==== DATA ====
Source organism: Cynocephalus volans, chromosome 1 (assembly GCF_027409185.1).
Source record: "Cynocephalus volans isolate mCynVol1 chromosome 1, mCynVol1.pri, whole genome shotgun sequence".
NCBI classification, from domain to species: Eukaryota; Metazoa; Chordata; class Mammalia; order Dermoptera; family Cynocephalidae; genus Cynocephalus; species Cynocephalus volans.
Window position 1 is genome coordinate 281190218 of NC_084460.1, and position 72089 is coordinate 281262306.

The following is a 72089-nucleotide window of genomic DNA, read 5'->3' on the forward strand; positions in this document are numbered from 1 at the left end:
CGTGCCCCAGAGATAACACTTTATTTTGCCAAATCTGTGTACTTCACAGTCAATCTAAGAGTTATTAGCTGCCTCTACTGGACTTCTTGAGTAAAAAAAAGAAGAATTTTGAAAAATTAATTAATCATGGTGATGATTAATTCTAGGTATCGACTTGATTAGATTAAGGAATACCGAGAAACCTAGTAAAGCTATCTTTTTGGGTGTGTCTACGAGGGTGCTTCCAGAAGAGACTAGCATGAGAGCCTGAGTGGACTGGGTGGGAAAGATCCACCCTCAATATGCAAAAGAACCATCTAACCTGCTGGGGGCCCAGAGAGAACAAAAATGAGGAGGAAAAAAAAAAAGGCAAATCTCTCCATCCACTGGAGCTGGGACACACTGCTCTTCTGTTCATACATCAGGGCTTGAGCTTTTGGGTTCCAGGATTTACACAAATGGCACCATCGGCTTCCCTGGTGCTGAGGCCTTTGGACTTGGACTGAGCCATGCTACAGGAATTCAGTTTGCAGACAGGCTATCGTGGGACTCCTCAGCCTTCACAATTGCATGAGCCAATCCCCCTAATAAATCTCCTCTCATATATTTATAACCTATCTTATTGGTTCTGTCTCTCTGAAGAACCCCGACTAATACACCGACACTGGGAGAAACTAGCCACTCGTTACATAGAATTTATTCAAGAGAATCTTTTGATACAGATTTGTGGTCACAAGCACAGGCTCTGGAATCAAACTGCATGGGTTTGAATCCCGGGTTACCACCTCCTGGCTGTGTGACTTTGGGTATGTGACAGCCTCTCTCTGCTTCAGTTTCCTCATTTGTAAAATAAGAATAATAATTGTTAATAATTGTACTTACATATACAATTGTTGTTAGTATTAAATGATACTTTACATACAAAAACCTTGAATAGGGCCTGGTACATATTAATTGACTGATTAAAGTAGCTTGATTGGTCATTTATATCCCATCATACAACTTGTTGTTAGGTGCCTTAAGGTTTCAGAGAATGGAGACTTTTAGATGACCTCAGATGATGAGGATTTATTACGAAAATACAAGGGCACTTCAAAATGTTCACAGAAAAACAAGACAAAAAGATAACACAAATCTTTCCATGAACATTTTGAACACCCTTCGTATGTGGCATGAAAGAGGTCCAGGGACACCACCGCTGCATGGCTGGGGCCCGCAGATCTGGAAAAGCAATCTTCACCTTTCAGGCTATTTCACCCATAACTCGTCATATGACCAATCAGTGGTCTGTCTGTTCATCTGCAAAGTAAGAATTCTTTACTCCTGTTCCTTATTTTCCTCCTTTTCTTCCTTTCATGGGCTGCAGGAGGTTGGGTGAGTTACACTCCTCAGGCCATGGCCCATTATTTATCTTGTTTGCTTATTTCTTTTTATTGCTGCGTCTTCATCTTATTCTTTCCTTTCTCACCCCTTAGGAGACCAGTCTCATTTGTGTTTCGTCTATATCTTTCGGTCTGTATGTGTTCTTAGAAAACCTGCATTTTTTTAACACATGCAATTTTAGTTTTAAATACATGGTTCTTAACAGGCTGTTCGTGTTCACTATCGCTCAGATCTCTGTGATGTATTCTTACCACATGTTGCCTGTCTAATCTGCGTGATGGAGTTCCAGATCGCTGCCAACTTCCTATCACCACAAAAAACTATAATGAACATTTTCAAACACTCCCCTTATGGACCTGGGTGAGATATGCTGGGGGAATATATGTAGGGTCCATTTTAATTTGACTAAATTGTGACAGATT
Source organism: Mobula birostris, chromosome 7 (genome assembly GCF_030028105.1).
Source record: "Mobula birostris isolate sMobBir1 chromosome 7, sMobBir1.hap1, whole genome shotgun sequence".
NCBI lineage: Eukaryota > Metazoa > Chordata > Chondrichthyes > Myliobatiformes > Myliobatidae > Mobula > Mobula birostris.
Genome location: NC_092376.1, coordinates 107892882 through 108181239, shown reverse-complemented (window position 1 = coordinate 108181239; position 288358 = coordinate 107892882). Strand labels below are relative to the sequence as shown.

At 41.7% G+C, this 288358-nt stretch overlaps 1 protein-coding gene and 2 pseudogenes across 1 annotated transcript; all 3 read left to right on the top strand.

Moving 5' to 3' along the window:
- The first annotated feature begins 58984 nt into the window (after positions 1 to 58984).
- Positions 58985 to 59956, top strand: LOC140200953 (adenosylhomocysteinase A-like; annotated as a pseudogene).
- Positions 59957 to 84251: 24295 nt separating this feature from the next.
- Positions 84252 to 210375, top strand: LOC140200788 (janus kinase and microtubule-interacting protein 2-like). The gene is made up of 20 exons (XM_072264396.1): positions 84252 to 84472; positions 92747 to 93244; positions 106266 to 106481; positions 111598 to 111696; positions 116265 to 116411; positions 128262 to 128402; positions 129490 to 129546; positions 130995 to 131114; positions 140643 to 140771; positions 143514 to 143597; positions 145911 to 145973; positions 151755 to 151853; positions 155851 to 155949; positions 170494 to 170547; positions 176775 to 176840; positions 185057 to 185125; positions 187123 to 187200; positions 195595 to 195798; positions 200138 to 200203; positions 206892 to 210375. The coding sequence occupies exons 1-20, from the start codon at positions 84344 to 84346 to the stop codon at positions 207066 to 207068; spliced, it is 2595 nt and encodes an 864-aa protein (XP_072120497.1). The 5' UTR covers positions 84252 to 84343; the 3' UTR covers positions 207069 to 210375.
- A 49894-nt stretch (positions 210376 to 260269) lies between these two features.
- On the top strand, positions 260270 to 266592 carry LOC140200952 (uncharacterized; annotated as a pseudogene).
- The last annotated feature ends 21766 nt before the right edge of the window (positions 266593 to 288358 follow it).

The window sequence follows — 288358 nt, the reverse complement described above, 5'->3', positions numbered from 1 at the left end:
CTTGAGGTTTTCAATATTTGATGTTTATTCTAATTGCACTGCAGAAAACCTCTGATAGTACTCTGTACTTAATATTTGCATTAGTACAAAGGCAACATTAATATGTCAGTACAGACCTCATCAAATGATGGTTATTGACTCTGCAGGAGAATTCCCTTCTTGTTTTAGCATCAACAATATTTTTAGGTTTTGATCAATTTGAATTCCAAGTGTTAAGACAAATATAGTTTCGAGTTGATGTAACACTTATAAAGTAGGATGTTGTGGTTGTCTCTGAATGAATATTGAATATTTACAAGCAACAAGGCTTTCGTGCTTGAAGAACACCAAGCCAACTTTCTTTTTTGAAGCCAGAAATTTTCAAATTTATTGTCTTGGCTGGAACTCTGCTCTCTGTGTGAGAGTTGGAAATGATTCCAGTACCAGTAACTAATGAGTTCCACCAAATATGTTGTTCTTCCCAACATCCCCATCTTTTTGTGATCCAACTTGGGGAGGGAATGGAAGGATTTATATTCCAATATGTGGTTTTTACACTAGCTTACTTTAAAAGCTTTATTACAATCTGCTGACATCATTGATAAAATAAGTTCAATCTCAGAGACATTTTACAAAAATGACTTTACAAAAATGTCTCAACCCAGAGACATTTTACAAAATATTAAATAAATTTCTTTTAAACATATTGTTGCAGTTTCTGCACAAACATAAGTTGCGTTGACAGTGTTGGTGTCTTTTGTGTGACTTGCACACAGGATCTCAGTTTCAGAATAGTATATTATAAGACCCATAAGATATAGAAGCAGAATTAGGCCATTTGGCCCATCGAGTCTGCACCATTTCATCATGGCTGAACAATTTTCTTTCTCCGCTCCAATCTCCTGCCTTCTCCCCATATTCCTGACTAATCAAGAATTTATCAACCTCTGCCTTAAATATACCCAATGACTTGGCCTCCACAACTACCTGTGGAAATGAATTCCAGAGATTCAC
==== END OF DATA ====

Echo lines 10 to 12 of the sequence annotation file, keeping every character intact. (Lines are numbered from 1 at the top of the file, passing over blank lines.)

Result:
Genome location: NC_092376.1, coordinates 107892882 through 108181239, shown reverse-complemented (window position 1 = coordinate 108181239; position 288358 = coordinate 107892882). Strand labels below are relative to the sequence as shown.

At 41.7% G+C, this 288358-nt stretch overlaps 1 protein-coding gene and 2 pseudogenes across 1 annotated transcript; all 3 read left to right on the top strand.

Moving 5' to 3' along the window: